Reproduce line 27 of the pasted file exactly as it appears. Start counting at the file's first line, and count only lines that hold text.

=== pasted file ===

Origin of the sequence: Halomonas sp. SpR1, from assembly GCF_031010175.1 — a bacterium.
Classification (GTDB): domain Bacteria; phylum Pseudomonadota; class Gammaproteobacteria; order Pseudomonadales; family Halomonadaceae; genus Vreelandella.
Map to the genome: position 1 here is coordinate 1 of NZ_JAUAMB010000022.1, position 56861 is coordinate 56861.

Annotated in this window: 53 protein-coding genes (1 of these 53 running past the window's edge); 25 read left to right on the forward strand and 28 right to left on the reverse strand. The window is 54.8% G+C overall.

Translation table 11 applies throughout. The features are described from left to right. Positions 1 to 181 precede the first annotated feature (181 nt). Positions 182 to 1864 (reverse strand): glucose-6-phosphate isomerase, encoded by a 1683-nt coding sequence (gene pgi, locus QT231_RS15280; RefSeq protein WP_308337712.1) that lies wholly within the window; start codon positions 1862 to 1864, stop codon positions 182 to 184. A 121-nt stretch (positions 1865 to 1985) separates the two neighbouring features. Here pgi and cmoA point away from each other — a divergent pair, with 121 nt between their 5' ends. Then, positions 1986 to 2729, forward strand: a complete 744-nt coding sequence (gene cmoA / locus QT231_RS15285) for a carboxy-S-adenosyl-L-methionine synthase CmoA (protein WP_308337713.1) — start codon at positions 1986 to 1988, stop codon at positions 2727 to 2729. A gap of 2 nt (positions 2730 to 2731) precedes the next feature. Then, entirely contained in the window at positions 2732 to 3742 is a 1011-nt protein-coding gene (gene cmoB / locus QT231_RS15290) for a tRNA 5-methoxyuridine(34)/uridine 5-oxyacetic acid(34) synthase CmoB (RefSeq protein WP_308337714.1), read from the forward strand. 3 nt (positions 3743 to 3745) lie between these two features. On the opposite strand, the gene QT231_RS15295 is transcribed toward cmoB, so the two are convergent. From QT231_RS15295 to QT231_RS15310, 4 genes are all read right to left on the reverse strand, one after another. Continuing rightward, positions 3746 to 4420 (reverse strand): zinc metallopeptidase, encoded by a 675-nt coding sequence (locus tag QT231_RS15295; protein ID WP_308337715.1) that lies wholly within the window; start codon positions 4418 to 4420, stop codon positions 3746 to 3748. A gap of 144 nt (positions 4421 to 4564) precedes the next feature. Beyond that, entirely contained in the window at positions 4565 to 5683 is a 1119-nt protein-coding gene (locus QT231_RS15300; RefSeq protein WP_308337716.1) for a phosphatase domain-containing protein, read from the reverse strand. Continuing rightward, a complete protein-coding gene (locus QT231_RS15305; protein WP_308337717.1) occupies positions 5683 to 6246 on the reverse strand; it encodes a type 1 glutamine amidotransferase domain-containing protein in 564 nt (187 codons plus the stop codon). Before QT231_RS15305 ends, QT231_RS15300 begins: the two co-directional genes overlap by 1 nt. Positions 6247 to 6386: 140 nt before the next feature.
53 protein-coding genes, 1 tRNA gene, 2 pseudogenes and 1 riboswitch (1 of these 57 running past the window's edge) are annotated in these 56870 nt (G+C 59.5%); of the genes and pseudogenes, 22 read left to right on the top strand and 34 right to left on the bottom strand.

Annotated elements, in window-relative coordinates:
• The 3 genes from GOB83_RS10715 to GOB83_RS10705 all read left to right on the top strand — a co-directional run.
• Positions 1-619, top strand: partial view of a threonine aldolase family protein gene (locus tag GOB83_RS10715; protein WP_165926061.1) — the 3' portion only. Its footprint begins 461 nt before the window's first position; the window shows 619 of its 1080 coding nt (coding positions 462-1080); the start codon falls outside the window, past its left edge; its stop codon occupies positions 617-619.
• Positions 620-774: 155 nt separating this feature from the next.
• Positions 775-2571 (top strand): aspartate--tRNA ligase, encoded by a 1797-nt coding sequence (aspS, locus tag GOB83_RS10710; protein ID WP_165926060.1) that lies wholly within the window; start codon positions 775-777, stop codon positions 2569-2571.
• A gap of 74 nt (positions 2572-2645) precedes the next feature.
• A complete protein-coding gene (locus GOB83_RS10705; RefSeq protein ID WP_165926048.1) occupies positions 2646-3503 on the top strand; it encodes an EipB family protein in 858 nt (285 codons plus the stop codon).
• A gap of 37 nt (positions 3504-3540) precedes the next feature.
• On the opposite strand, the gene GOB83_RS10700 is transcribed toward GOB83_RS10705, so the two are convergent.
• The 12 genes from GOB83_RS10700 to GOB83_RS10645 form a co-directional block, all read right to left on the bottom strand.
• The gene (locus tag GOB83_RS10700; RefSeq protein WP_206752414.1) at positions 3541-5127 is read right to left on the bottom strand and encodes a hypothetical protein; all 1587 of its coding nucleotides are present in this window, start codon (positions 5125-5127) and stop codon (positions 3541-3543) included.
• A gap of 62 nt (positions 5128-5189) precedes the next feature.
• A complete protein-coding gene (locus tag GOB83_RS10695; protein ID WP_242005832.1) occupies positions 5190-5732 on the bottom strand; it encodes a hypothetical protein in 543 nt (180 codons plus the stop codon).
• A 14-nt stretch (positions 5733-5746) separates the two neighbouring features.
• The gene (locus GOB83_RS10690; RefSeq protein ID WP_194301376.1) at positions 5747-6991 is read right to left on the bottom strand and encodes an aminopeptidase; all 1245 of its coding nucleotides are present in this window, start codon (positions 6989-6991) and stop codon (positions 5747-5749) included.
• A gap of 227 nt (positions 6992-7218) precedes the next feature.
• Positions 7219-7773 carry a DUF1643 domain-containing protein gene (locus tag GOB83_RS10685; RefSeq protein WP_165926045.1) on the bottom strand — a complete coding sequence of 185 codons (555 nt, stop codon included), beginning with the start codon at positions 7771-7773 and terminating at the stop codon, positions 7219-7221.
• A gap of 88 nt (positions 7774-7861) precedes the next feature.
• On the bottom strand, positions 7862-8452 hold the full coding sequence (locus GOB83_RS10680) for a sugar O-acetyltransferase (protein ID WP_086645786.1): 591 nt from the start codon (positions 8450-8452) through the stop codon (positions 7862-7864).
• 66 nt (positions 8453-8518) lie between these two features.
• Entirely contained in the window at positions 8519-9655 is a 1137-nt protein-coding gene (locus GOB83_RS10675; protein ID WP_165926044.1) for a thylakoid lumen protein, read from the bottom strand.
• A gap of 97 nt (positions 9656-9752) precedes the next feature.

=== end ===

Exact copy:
• Entirely contained in the window at positions 8519-9655 is a 1137-nt protein-coding gene (locus GOB83_RS10675; protein ID WP_165926044.1) for a thylakoid lumen protein, read from the bottom strand.